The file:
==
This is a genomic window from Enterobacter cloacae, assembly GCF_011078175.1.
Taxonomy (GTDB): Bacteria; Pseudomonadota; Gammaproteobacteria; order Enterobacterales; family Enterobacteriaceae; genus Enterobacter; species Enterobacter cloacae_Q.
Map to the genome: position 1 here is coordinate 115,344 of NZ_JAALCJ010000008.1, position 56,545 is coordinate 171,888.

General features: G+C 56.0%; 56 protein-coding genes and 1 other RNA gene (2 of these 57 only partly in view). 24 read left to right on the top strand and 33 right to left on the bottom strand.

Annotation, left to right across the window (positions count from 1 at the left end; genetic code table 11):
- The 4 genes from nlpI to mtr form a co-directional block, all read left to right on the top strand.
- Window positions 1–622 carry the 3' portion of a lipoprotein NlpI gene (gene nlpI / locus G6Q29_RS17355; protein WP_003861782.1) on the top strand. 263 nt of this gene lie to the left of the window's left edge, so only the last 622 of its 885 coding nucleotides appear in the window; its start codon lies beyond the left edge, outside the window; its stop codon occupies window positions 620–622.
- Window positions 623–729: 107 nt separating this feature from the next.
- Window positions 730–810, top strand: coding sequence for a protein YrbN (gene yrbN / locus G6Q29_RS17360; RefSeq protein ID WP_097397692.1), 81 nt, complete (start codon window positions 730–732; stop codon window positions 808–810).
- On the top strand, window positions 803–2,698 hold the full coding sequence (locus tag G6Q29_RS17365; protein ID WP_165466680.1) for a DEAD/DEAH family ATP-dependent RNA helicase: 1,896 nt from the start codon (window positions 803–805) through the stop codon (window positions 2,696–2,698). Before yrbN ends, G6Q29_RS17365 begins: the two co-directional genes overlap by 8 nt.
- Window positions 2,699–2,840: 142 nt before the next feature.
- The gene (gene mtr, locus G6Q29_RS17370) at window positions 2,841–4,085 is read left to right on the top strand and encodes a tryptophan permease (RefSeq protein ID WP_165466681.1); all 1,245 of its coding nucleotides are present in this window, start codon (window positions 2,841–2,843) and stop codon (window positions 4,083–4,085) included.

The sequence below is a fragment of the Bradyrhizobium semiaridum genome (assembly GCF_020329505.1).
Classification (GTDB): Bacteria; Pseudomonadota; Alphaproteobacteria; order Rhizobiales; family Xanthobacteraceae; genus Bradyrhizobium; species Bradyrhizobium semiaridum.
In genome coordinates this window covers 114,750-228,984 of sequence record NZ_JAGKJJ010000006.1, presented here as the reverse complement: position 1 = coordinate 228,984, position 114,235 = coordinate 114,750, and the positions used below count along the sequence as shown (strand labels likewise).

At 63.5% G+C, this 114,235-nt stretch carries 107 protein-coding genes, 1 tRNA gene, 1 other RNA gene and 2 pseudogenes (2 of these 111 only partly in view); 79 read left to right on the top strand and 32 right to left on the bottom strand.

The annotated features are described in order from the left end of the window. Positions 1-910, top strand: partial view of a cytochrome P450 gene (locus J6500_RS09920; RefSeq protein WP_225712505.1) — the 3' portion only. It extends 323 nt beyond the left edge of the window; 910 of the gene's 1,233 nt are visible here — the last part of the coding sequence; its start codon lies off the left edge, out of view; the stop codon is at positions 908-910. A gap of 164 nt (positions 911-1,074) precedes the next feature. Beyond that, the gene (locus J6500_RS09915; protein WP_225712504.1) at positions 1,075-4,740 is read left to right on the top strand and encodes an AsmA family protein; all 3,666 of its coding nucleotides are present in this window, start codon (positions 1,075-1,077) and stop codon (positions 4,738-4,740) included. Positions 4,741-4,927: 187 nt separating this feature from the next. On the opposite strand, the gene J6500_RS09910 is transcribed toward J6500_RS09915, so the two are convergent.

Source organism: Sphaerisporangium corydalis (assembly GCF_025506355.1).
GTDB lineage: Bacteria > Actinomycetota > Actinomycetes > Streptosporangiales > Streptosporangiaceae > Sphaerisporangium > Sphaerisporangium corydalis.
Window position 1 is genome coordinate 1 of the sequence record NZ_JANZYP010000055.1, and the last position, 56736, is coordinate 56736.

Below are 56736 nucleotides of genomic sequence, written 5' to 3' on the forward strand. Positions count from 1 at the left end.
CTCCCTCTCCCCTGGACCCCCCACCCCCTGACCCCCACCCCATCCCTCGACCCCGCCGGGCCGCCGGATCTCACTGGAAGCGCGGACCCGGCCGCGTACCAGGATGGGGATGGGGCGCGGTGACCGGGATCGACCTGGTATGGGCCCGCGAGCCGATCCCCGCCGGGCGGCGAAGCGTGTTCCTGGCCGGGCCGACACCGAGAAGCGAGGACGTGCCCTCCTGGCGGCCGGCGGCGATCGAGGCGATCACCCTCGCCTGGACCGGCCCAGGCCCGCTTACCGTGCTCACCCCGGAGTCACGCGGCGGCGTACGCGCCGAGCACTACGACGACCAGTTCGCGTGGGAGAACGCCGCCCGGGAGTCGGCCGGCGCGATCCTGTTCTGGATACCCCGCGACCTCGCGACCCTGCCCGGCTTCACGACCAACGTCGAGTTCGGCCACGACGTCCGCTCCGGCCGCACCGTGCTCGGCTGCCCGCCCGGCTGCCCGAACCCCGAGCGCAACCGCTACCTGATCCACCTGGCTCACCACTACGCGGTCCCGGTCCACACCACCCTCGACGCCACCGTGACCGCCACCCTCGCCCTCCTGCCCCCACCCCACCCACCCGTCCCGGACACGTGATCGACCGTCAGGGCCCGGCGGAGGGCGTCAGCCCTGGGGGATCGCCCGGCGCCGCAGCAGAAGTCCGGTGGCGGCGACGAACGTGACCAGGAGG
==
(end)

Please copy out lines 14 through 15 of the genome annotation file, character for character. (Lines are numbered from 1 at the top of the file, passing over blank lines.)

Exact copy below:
Classification (GTDB): Bacteria; Pseudomonadota; Alphaproteobacteria; order Rhizobiales; family Xanthobacteraceae; genus Bradyrhizobium; species Bradyrhizobium semiaridum.
In genome coordinates this window covers 114,750-228,984 of sequence record NZ_JAGKJJ010000006.1, presented here as the reverse complement: position 1 = coordinate 228,984, position 114,235 = coordinate 114,750, and the positions used below count along the sequence as shown (strand labels likewise).